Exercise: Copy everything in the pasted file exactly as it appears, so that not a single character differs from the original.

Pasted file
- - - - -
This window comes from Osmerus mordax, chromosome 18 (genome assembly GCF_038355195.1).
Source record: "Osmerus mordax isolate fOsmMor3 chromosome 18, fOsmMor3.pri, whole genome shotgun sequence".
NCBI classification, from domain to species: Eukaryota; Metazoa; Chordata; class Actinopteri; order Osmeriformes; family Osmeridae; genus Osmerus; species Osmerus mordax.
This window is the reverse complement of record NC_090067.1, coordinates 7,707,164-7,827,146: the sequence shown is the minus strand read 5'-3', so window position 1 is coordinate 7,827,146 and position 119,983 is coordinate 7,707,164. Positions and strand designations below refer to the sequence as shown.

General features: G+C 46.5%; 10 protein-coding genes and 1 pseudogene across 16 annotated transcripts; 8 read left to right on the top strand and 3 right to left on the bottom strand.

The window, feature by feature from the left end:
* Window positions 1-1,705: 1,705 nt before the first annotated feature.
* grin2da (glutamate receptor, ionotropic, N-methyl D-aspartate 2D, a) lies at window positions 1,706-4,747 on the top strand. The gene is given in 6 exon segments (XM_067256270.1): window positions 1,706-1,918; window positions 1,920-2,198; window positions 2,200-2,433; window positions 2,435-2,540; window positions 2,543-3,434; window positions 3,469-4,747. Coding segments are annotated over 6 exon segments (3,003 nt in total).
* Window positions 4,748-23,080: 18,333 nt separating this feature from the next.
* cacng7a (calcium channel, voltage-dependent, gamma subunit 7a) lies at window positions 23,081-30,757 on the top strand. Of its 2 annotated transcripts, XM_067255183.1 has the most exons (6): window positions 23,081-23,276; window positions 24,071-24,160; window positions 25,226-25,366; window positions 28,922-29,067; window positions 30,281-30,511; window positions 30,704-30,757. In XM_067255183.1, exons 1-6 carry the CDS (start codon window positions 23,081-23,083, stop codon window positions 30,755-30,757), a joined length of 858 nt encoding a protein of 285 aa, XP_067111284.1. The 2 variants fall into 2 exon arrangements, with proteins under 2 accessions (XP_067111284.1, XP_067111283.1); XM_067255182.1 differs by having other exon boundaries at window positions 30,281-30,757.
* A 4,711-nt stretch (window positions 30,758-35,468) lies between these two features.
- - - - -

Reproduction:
This window comes from Osmerus mordax, chromosome 18 (genome assembly GCF_038355195.1).
Source record: "Osmerus mordax isolate fOsmMor3 chromosome 18, fOsmMor3.pri, whole genome shotgun sequence".
NCBI classification, from domain to species: Eukaryota; Metazoa; Chordata; class Actinopteri; order Osmeriformes; family Osmeridae; genus Osmerus; species Osmerus mordax.
This window is the reverse complement of record NC_090067.1, coordinates 7,707,164-7,827,146: the sequence shown is the minus strand read 5'-3', so window position 1 is coordinate 7,827,146 and position 119,983 is coordinate 7,707,164. Positions and strand designations below refer to the sequence as shown.

General features: G+C 46.5%; 10 protein-coding genes and 1 pseudogene across 16 annotated transcripts; 8 read left to right on the top strand and 3 right to left on the bottom strand.

The window, feature by feature from the left end:
* Window positions 1-1,705: 1,705 nt before the first annotated feature.
* grin2da (glutamate receptor, ionotropic, N-methyl D-aspartate 2D, a) lies at window positions 1,706-4,747 on the top strand. The gene is given in 6 exon segments (XM_067256270.1): window positions 1,706-1,918; window positions 1,920-2,198; window positions 2,200-2,433; window positions 2,435-2,540; window positions 2,543-3,434; window positions 3,469-4,747. Coding segments are annotated over 6 exon segments (3,003 nt in total).
* Window positions 4,748-23,080: 18,333 nt separating this feature from the next.
* cacng7a (calcium channel, voltage-dependent, gamma subunit 7a) lies at window positions 23,081-30,757 on the top strand. Of its 2 annotated transcripts, XM_067255183.1 has the most exons (6): window positions 23,081-23,276; window positions 24,071-24,160; window positions 25,226-25,366; window positions 28,922-29,067; window positions 30,281-30,511; window positions 30,704-30,757. In XM_067255183.1, exons 1-6 carry the CDS (start codon window positions 23,081-23,083, stop codon window positions 30,755-30,757), a joined length of 858 nt encoding a protein of 285 aa, XP_067111284.1. The 2 variants fall into 2 exon arrangements, with proteins under 2 accessions (XP_067111284.1, XP_067111283.1); XM_067255182.1 differs by having other exon boundaries at window positions 30,281-30,757.
* A 4,711-nt stretch (window positions 30,758-35,468) lies between these two features.